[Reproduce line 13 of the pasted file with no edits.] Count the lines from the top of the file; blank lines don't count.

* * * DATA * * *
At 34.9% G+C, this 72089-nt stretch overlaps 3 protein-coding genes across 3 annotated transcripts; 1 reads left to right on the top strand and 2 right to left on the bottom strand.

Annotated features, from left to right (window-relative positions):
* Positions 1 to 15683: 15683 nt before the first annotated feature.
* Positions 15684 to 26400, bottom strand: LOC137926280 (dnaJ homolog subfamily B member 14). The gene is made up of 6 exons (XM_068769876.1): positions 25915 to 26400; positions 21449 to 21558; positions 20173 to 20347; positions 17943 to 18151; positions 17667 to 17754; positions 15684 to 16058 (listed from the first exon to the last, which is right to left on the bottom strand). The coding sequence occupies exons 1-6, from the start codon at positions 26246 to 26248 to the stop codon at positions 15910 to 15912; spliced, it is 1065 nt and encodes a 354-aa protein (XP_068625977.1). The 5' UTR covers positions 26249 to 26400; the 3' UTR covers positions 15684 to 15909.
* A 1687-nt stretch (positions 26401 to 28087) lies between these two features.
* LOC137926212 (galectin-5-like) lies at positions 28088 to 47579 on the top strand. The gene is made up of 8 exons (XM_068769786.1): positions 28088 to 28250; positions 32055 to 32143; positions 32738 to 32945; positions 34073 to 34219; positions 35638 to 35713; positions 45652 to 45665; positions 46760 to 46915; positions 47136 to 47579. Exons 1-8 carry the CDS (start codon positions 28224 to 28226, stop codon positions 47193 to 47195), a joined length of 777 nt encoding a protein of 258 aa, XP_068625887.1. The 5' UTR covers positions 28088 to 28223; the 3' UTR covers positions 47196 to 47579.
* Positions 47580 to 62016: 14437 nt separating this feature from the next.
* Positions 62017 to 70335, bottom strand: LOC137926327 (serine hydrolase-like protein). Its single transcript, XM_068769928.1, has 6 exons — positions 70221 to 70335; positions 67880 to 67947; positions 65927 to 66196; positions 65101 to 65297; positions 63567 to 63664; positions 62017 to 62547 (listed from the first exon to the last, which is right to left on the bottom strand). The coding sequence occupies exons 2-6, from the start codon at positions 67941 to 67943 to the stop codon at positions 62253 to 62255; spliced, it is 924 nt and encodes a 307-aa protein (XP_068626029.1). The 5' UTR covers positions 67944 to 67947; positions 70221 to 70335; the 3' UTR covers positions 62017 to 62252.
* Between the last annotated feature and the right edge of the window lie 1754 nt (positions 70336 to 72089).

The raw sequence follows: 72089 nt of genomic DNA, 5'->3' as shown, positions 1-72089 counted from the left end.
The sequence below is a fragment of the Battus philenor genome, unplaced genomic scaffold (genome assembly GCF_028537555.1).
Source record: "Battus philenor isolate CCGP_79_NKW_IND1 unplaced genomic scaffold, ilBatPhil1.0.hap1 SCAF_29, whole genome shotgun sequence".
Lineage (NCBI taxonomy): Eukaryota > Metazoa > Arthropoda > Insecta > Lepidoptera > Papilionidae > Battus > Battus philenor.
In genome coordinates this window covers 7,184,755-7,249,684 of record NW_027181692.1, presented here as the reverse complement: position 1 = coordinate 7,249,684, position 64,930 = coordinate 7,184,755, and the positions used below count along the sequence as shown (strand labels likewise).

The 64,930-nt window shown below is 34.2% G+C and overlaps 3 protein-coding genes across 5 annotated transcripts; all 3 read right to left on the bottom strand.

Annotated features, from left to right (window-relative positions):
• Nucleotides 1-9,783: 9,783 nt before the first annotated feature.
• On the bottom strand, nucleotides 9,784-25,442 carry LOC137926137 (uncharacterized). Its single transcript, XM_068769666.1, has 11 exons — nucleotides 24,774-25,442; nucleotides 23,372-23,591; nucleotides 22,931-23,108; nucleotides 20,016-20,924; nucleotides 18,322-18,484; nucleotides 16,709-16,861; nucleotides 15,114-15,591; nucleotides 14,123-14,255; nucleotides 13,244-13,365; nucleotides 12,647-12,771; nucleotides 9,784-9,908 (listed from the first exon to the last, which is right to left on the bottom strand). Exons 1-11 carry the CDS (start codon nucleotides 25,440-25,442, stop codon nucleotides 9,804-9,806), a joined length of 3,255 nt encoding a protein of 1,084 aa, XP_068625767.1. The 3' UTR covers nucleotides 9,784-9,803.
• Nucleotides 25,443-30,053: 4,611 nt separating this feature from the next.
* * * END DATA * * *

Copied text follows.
Lineage (NCBI taxonomy): Eukaryota > Metazoa > Arthropoda > Insecta > Lepidoptera > Papilionidae > Battus > Battus philenor.